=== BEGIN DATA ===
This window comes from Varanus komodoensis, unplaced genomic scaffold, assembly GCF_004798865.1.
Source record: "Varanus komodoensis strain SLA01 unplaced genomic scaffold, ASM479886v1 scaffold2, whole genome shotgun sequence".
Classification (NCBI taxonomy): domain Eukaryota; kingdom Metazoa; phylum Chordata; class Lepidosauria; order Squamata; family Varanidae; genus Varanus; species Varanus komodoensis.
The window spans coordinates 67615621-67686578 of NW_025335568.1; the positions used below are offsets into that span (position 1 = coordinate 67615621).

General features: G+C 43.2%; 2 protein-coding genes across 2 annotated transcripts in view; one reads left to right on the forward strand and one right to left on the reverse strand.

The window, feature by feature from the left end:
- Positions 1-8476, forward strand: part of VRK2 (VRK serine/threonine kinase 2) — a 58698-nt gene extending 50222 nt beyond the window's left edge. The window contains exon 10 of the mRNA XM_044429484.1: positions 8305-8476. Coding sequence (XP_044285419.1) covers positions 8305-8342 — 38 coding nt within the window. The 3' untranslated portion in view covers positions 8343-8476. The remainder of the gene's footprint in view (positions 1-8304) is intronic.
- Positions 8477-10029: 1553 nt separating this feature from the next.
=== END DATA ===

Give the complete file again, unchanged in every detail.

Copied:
This window comes from Varanus komodoensis, unplaced genomic scaffold, assembly GCF_004798865.1.
Source record: "Varanus komodoensis strain SLA01 unplaced genomic scaffold, ASM479886v1 scaffold2, whole genome shotgun sequence".
Classification (NCBI taxonomy): domain Eukaryota; kingdom Metazoa; phylum Chordata; class Lepidosauria; order Squamata; family Varanidae; genus Varanus; species Varanus komodoensis.
The window spans coordinates 67615621-67686578 of NW_025335568.1; the positions used below are offsets into that span (position 1 = coordinate 67615621).

General features: G+C 43.2%; 2 protein-coding genes across 2 annotated transcripts in view; one reads left to right on the forward strand and one right to left on the reverse strand.

The window, feature by feature from the left end:
- Positions 1-8476, forward strand: part of VRK2 (VRK serine/threonine kinase 2) — a 58698-nt gene extending 50222 nt beyond the window's left edge. The window contains exon 10 of the mRNA XM_044429484.1: positions 8305-8476. Coding sequence (XP_044285419.1) covers positions 8305-8342 — 38 coding nt within the window. The 3' untranslated portion in view covers positions 8343-8476. The remainder of the gene's footprint in view (positions 1-8304) is intronic.
- Positions 8477-10029: 1553 nt separating this feature from the next.